In addition, working to increase mental health awareness and educating your family or community on the normality of mental illness and the need for external assistance can be incredibly supportive for those experiencing hardship. Reiterating that people with, and recovered from, mental illness live fulfilling and beautiful lives can provide a valuable contextualization and the resounding message that they, the youth, are not alone.
Acknowledging and Validating
As always, it is important to acknowledge and validate the experiences of the youth. There is emotional labor associated with getting comfortable with a new support and acknowledging this can make a huge difference in a youth's willingness to keep trying, take a break, and try again. How can we acknowledge the emotional labor of reaching out? Sentiments such as this may be helpful.
“I see that you did not like/feel supported with
Imagine saying this, sincerely, on the car ride back from an initial meeting which did not go well. How could this change the dynamic or offer encouragement to your youth?
Starting with an "I" statement and remembering that the goal is not only to tell your youth that you see that they reached out, but that you know that is a hard thing to do and you are proud of their strength, and continued efforts, is important. In addition, permission to take a break, try new avenues, and imagine new ways of support can be helpful.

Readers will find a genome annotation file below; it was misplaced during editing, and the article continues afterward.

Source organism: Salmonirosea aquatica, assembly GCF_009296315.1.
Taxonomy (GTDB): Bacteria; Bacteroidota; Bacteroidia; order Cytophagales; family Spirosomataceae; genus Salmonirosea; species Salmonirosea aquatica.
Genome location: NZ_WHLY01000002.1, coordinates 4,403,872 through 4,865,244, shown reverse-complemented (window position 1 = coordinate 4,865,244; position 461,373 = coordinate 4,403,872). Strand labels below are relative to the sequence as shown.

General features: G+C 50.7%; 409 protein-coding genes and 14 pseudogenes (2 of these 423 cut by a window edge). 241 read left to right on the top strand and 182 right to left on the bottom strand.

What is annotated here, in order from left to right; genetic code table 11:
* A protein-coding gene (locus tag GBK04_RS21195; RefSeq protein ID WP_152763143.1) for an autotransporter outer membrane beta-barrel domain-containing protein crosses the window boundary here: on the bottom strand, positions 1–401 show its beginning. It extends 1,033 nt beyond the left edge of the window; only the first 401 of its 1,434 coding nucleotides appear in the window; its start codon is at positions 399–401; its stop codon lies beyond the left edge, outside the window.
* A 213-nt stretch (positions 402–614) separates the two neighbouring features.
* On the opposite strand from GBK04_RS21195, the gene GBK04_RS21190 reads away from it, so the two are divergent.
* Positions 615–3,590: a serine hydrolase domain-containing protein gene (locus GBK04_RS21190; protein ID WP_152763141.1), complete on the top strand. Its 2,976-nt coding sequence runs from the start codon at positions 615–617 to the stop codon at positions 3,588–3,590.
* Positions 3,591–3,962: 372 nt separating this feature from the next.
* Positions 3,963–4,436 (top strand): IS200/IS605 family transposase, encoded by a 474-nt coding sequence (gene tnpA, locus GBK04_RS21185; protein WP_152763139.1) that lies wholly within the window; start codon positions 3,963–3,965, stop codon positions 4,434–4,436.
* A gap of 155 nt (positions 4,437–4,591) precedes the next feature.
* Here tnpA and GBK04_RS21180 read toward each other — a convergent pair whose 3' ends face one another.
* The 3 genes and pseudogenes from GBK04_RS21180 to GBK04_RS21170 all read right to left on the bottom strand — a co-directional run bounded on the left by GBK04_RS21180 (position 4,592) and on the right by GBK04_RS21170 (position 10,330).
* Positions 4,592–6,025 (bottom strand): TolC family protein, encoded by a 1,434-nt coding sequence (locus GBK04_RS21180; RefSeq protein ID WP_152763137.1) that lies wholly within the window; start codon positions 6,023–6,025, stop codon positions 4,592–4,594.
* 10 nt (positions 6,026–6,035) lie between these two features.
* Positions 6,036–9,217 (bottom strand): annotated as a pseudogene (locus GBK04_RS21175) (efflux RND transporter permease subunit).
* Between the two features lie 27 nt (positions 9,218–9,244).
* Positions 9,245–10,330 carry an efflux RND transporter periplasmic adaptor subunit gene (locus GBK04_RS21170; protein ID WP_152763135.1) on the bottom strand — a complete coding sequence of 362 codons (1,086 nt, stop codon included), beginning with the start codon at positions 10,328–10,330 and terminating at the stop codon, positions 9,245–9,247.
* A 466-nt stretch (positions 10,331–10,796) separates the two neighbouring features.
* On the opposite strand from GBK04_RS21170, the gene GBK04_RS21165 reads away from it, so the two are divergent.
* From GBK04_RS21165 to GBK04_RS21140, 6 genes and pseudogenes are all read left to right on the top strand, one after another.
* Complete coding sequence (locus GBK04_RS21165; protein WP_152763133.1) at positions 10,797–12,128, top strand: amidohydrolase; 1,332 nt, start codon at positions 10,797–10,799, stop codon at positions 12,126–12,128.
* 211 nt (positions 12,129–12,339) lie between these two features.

Building a Team
Communicating to your youth that they, and their wellbeing, is a priority for you and that you are honoured to collaborate along side them, can meaningfully solidify the feeling of working as a team.
Organizing a “Strike team” of key support networks people who your youth can reach out too, who are (potentially) aware of the current struggles, and who are also working towards the common goal of finding the perfect professional and/or supporting the youth, can make a huge difference. Additionally, shifting language from "you" statements to "us/we" statements can bring unity.
Example: "When you find what you need" to "When we find what we/you need"
This language can help solidify the feeling of working as a team and can help relieve the potential for guilt and isolation. This shift will also ensure a level foundation to start on, giving them a voice in the process, as well as emphasising our first tool, “Humanizing the Need for Support”.
Youth seeking support often feel like a burden, like it is their need for support against the needs of everyone else (the needs of the family/sibling/parent). They may feel the burden of asking for rides, payment, paperwork etc. However small the effort may be for the guardian, for many youths this is just another reason not to reach out again.